Six Family Films from MGM
The Adventures of the American Rabbit (February 12/05)
Crude, uninspired cartoon involving the adventures of a superhero rabbit (named, appropriately enough, the American Rabbit) who is forced to confront a cadre of villainous jackals. The Adventures of the American Rabbit is strictly for the kids, though it seems entirely possible that even they'll find little to embrace here. The animation style is decidedly subpar, making even the most quickie straight-to-video Disney release look astounding by comparison. The voice work is passable, but the dialogue borders on atrocious; the action seems to stop like clockwork every 15 minutes or so as an Important Message is doled out (ie winning isn't everything). And let's not even get into the ridiculousness of the American Rabbit's outfit, which is essentially an American flag supported by roller skates (could the getup possibly be more '80s?)
C.H.O.M.P.S. (March 26/05)
Sadly, the title is the best thing about C.H.O.M.P.S., as the film is strictly for kids (who will undoubtedly get a kick out of the broad humor and rampant silliness on display). The storyline revolves around an inventor (played by Wesley Eure) whose latest creation is a robotic dog that can do just about anything, particularly in the realm of crime prevention. Of course, this being a Disney ripoff, there's a subplot involving a competitor's efforts to steal C.H.O.M.P.S. by dispatching a pair of inept thieves (one of them's played by Red Buttons, if that's any indication). C.H.O.M.P.S. is based on a story idea by Joseph Barbera (half of the famed Hanna-Barbera animation duo), and it seems fairly obvious that the film would have been more effective as a 22-minute cartoon; there's far too much padding here, primarily in the form of the two clumsy burglars and their wacky hijinks.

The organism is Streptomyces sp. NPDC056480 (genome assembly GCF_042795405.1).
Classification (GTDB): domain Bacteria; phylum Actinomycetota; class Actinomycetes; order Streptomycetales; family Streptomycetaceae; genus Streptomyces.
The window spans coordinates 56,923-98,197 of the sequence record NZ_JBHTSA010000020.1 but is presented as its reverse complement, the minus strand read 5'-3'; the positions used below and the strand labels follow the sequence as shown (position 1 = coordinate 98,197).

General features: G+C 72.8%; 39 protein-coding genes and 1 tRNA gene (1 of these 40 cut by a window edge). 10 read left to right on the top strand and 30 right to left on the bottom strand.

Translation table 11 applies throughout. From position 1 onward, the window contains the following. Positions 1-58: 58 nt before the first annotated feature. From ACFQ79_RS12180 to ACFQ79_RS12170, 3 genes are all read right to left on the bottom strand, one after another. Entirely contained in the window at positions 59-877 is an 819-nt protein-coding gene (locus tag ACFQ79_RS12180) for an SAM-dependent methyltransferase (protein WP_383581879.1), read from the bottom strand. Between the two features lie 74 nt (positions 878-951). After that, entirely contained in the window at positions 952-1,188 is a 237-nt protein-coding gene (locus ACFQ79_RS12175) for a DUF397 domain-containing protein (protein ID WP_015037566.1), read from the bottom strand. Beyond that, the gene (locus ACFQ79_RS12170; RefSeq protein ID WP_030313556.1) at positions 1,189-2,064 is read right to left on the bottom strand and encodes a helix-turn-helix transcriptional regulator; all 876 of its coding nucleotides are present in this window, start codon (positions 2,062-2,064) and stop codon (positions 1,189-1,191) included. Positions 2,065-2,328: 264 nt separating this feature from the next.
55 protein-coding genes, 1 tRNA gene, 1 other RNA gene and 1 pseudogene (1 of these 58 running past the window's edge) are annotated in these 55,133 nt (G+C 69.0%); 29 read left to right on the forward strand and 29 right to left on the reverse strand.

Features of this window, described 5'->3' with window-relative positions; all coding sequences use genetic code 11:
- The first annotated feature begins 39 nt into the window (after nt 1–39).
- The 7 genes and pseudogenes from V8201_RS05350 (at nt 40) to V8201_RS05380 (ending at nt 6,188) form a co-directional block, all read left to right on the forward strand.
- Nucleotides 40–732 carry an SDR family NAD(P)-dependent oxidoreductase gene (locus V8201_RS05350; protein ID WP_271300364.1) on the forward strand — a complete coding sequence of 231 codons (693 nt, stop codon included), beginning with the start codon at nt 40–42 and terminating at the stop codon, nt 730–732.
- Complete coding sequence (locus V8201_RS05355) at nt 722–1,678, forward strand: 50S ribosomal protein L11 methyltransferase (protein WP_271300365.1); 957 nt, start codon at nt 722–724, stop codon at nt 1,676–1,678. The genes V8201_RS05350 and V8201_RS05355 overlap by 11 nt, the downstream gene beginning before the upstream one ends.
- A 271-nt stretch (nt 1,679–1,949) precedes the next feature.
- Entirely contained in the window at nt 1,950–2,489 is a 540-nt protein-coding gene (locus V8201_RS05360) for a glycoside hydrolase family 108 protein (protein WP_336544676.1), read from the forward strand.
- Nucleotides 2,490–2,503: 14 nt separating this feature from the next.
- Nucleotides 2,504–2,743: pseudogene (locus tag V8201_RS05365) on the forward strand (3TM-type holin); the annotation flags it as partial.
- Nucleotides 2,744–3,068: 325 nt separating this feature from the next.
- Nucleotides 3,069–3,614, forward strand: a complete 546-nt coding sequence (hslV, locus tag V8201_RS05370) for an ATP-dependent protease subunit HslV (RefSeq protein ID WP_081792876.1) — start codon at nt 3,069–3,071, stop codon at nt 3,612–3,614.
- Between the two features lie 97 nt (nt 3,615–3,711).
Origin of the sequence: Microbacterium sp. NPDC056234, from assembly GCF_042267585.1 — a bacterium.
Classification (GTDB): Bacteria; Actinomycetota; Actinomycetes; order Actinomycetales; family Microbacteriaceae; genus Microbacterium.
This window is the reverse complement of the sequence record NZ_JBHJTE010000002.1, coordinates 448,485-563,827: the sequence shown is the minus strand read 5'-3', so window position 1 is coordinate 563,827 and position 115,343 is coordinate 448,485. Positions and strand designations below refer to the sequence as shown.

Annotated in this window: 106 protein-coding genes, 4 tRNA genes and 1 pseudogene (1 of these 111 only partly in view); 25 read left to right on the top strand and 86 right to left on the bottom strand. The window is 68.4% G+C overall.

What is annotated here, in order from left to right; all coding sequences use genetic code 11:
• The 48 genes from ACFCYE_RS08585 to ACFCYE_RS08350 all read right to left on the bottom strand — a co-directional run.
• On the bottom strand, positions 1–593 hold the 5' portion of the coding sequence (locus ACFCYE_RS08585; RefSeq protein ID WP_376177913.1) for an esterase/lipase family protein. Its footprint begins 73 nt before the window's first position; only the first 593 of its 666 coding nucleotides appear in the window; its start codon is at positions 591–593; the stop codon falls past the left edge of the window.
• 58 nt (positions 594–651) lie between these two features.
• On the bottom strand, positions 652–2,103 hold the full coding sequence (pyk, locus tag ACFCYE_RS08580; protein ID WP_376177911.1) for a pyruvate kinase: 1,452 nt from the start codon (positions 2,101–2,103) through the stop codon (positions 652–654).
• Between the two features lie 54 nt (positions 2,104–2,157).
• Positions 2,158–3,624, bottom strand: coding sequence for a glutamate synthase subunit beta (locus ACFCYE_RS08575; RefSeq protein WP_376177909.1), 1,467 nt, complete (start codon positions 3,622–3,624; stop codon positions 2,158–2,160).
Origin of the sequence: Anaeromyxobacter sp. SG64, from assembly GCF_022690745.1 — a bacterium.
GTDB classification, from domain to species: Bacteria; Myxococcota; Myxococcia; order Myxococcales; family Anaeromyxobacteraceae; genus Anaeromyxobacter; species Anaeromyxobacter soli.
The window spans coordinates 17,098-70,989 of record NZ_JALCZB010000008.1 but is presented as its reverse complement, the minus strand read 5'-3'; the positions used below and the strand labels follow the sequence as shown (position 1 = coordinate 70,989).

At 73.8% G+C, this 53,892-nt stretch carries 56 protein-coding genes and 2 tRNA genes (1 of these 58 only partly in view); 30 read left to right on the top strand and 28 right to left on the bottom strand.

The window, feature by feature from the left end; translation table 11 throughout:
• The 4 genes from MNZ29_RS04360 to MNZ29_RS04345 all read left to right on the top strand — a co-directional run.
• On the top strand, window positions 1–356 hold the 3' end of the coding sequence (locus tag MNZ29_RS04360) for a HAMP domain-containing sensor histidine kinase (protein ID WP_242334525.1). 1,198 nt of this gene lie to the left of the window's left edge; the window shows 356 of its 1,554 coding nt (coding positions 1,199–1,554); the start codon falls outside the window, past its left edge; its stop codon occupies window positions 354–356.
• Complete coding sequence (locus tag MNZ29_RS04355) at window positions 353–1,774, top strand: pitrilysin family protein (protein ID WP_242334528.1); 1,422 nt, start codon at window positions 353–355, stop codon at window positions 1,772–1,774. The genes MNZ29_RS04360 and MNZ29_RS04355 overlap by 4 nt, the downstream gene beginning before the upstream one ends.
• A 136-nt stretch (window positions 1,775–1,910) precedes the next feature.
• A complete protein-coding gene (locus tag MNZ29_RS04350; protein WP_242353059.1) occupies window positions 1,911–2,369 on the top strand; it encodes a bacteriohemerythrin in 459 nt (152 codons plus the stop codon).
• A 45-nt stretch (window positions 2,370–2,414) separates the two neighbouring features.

The Golden Seal (April 12/05)
The Golden Seal is saddled with such an overwhelmingly deliberate pace, it seems highly unlikely that the film's target audience (ie small children) will be able to embrace it wholeheartedly (restlessness is bound to set in before the halfway mark). The story revolves around a young boy (played by Torquil Campbell) who discovers a mythical golden seal during a particularly harsh tropical storm, and must prevent his father and other poachers from killing the animal (its pelt is supposedly worth thousands). The Golden Seal's opening half hour is devoted entirely to setting things up (ie the legend of the seal, the various characters, the ridicule the young boy and his family face in the community, etc), which wouldn't necessarily be a problem if there wasn't so much repetition involved; at a certain point, one can't help but wish the film would just get on with it already. It doesn't help that the movie is rife with sequences that are either overlong or completely superfluous (ie an almost interminable scene in which the kid frolics with the seals - in slow-motion!) The conclusion is expectedly rousing, though it's not quite effective enough to allow the viewer to dismiss the unreasonably slow build.
The Legend of Johnny Lingo (February 17/05)